Rapeseed is the 3rd most produced oilseed complex in the world after palm and soybean. It’s an important production – 75mn tonnes of rapeseed are produced each year. But what’s happening in the market and where is it going? TFG investigates.

Sunflower and Rapeseed Market

Canada, EU and Ukraine account for 2/3 of rapeseed production, although Canada might produce the most rapeseed – it’s shown exponential canola production growth from West Canada, where 90% of rapeseed produced is exported and sent to the US, China and many other countries each year. Ukraine and Russia are also significant players in the sunflower production, despite a tough year due to climate in the Black Sea last year.

Rapeseed is primarily used for vegetable (sunflower) oil, but also for biodiesel, a growing market. There are two biodiesel technologies, HVO (palm oil derivatives) and FAME (rapeseed derivatives), both growing markets driven by higher mandates; some 10% mix of fuels coming from biodiesel products is an EU target over the next 3 years. Rapeseed is the most significant biodiesel contributor, 2/3 of biodiesel comes from rapeseed in Europe.

Rapeseed is also used for the animal / feed market. In Western Europe, the demand for GMO free proteins is growing, driven primarily by Germany, but shortly followed by other Western European countries. Oilseeds are a good opportunity for GMO free proteins, despite the fact that most oilseeds are imported into Europe.

Global diet in the last few years has changed rapidly. Vegetable oil consumption per capita has increased by around 20% globally in the past 17 years, in comparison to a flat global demand for proteins (e.g. meat).

Soybeans – the queen of commodities

In the US, you often hear the saying ‘corn is king’, with corn in the Eastern regions and Wheat in the West. Soybeans have grown to be the queen of commodities in the US over the last 10 years, driving commodity markets. With regards to oilseeds, soybeans dominate the sector in the US, with the ability to fix nitrogen in the soil and replace corn. 120mn tonnes, 90% of oilseed production in the US were produced last year. Globally soybeans represent 60% of total oilseed production globally, however soybean as a production of total growth is significantly higher, as a result of growth from South America.

China as a consumer and importer of soybean has driven much of this growth, as well as biofuels.

Are oilseeds the principal driver in commodities?

Looking at trends in consumption of grains and oilseeds, 63% growth has been seen in the last 30 years, of which half of this attributed to the last 10 years alone. Consumption growth has remained predictable and consistent, and production has grown broadly in line with this trend. However, production to keep up with demand has been difficult, due to the economics and also weather conditions.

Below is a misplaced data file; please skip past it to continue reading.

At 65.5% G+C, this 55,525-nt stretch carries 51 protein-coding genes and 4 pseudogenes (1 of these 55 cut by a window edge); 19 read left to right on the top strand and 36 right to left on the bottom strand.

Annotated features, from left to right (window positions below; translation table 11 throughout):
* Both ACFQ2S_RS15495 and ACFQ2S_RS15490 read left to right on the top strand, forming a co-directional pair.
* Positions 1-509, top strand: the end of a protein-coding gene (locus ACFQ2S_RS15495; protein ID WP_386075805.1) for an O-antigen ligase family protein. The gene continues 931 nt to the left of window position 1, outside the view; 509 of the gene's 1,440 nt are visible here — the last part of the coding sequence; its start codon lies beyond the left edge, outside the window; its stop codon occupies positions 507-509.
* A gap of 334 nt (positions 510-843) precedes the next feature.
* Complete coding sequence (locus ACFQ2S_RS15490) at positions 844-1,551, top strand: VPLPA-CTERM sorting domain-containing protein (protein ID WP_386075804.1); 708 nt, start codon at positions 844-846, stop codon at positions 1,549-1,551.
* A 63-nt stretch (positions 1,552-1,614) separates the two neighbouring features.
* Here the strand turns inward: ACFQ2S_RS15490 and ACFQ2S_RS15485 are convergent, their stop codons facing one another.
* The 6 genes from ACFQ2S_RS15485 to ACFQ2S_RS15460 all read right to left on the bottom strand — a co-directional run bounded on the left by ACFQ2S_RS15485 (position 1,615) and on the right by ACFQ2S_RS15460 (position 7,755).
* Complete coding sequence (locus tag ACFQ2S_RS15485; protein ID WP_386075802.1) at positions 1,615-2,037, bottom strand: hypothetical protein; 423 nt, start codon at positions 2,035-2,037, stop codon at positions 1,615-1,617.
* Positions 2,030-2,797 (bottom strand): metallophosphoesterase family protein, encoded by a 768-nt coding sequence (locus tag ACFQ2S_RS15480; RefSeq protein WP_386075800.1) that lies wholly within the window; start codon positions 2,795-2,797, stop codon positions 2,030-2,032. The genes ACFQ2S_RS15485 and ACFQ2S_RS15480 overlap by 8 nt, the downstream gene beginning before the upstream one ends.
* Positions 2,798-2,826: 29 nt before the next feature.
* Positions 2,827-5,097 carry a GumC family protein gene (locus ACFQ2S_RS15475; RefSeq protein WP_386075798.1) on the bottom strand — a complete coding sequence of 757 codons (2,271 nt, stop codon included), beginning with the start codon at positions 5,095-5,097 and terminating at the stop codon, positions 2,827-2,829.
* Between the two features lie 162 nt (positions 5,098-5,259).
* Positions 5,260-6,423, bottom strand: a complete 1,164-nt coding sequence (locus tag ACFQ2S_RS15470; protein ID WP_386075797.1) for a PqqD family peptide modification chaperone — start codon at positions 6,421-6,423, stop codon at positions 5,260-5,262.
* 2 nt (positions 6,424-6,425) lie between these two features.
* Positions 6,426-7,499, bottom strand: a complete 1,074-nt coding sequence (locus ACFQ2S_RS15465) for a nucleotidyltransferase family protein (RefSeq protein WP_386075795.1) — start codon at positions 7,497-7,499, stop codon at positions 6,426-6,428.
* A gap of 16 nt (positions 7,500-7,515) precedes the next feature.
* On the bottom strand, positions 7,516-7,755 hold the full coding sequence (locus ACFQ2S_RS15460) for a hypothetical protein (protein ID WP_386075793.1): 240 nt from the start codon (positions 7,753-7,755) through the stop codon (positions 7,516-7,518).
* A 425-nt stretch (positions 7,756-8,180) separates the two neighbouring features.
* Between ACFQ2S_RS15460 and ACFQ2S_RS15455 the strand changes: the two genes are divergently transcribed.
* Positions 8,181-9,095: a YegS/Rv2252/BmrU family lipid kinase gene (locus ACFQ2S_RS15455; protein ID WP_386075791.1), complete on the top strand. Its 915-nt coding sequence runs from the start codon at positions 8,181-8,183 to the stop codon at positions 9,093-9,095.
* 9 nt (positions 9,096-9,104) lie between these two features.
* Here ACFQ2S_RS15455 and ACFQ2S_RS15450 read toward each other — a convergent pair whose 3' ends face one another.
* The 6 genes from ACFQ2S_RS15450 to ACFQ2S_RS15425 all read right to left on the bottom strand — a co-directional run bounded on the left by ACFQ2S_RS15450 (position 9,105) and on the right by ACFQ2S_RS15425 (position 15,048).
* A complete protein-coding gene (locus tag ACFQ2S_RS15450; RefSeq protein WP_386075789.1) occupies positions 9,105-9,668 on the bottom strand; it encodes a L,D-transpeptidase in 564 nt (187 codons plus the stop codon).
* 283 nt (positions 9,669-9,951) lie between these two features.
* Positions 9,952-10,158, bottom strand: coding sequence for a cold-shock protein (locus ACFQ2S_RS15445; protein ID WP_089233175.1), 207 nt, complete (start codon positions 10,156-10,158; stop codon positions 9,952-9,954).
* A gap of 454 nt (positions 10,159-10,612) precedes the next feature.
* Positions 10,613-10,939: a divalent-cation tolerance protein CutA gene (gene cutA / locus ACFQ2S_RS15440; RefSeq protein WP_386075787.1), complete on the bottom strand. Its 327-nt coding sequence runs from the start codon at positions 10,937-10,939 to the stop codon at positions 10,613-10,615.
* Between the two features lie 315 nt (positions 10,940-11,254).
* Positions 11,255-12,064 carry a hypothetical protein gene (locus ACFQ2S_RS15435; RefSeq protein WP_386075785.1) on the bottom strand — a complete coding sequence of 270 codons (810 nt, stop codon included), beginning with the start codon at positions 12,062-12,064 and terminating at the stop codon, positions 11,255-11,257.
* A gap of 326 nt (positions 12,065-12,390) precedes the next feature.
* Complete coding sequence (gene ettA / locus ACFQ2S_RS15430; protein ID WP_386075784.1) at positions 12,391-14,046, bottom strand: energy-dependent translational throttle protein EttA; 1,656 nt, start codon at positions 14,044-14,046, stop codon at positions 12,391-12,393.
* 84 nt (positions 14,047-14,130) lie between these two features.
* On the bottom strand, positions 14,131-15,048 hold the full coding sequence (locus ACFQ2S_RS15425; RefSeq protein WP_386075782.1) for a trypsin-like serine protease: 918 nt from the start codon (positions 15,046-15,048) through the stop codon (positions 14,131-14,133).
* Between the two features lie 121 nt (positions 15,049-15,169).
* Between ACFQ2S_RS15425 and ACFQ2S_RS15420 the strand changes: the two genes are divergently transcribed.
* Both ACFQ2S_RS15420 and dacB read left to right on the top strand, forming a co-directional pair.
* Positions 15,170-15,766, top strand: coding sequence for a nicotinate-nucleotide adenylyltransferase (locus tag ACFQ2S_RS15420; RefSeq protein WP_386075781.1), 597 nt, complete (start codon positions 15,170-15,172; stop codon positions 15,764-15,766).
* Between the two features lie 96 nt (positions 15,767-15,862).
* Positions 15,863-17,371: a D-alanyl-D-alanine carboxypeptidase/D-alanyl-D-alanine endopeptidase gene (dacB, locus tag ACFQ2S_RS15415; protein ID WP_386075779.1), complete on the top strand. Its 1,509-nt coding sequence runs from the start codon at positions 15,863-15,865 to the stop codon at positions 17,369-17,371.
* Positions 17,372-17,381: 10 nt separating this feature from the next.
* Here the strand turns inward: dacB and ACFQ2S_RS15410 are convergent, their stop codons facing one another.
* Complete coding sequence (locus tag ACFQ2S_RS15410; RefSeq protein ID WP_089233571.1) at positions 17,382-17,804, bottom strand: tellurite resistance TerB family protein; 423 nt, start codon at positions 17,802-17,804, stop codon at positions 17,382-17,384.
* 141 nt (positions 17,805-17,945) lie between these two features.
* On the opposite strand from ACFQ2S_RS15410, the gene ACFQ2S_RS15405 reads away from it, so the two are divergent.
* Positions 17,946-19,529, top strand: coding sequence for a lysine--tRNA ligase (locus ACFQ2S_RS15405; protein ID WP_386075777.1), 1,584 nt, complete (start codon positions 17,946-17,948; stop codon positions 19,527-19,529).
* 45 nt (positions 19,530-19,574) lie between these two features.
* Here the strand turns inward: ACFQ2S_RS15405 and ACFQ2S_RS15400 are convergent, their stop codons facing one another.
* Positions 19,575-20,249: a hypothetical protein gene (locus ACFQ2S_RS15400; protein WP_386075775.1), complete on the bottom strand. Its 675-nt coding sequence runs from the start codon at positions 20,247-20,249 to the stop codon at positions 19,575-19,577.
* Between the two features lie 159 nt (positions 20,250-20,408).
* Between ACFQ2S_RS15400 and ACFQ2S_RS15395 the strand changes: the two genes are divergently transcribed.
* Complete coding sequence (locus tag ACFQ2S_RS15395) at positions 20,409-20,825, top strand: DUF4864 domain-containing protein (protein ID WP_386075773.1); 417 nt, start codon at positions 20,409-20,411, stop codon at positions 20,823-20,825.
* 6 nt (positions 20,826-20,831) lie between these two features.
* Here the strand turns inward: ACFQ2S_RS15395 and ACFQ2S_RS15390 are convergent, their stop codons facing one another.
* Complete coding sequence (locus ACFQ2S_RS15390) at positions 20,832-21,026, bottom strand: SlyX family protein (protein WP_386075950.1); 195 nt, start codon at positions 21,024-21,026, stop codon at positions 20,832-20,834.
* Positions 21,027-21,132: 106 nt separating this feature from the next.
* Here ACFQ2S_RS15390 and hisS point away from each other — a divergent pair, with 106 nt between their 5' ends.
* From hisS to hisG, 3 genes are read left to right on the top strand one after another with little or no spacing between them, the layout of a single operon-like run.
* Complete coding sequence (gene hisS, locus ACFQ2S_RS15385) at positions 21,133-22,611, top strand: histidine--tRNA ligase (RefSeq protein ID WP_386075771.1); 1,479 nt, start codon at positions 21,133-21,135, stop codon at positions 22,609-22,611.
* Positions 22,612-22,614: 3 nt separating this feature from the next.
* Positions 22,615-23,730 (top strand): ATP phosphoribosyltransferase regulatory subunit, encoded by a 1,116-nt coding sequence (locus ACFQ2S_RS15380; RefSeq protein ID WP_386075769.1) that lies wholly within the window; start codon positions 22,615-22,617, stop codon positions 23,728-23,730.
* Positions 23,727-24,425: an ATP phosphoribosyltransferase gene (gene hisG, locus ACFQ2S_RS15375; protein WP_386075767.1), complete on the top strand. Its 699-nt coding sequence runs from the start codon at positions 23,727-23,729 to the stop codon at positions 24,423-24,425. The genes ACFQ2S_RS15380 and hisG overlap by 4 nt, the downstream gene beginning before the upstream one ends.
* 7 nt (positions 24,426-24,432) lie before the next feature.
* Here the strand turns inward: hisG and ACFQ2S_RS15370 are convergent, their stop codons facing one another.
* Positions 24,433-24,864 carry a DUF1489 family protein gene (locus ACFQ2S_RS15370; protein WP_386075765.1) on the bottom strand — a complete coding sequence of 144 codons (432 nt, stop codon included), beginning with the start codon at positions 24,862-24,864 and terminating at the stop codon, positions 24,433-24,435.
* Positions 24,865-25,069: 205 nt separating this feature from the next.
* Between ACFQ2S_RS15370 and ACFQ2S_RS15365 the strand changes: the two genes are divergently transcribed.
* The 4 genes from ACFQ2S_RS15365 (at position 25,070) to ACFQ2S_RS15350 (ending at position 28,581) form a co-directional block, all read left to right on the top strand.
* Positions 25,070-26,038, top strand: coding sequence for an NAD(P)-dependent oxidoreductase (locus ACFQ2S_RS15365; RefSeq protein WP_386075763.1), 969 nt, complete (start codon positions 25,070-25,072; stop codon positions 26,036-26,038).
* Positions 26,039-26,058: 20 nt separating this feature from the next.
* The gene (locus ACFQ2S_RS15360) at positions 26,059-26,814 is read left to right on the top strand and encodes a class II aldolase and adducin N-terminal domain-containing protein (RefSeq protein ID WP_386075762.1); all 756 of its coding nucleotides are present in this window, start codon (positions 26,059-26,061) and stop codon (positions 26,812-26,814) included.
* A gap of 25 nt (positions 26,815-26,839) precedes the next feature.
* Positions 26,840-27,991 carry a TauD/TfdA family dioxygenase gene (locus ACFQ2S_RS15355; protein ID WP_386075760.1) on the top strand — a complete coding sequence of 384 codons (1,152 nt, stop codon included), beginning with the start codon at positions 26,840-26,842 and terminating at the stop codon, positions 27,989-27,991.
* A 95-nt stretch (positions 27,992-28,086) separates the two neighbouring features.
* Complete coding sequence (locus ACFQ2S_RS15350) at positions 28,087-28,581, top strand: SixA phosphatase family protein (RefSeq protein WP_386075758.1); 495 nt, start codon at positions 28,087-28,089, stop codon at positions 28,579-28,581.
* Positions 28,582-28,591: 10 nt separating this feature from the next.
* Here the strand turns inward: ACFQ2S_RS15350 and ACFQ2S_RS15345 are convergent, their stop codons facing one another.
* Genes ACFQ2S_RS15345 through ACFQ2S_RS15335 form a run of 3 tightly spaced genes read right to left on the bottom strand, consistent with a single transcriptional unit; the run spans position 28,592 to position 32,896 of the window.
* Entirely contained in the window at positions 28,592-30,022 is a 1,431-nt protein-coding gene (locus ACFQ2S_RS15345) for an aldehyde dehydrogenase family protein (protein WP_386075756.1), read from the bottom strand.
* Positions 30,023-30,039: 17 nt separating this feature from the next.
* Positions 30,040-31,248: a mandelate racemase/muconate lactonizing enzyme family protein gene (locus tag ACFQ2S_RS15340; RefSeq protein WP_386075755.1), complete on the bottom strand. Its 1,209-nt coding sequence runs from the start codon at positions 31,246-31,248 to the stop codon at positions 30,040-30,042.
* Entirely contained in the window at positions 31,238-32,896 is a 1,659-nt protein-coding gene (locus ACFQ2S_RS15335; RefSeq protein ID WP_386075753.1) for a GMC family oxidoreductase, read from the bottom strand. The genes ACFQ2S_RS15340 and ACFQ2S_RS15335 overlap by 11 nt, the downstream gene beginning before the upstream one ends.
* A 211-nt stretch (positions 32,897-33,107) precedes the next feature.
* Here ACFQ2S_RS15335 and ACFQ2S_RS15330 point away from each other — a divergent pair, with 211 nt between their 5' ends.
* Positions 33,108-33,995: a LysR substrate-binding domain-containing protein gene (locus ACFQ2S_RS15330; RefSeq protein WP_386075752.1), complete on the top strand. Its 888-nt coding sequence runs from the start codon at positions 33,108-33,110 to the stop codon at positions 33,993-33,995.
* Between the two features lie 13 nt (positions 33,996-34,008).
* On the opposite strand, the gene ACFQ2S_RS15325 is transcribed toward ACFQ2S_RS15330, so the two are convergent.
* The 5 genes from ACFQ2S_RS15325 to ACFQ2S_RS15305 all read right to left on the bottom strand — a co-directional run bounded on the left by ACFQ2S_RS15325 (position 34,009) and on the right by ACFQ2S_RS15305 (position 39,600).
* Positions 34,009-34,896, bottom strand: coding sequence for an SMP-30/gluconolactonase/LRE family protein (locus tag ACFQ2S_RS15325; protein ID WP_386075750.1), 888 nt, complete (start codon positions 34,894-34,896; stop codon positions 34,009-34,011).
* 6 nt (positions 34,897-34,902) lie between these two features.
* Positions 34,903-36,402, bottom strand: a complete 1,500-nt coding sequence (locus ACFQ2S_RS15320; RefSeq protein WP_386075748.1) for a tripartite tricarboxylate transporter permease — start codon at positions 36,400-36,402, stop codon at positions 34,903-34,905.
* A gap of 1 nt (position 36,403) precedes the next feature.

In the US, soybean production has been challenged by volatile weather and season trends, and acreage expansion is limited in the US. Growing populations also put pressure on farmland and pasture, and much of the growth and production needs to come from yield and productivity to meet local and global demand for soybean. The growth of soybean and corn has been seen at the expense of other crops; wheat production has declined by 50% in the last 10 years.

Corn leads the way in demand growth, with corn growing to 50% from 42% of total global grain consumption and soybean to 16% from 9%, in comparison to 30 years ago, whereas wheat consumption has declined. It’s predicted that soybean consumption will exceed 200mn tonnes in the next 12 years, according to the USDA.

Global meat consumption continues to rise, in Beef, Pork and Poultry. As a result of needing protein to grow protein, soybean helps provide feedstock for animals, given that aquaculture is not viable in many markets such as the US. Pork and poultry growth dominate meat consumption, both of which require more protein than beef, which drives demand for soybean feed to feed livestock which would be exported.

Further to this, the US has seen a rise in both biodiesel demand and also vegetable oil, as a result of demand and growing population. This, combined with a growth of pork and poultry consumption and therefore protein feeds, soybean has huge potential for continued growth over the next few years.

In summary, the stronger dynamics pushes prices to favour soybean causing an increasing acreage for planted crop. The export growth is the main driver for growth in the US caused by a growing global demand, particularly from China. In terms of use cases, feed demand are one of the ultimate drivers of soybean in the US and the world.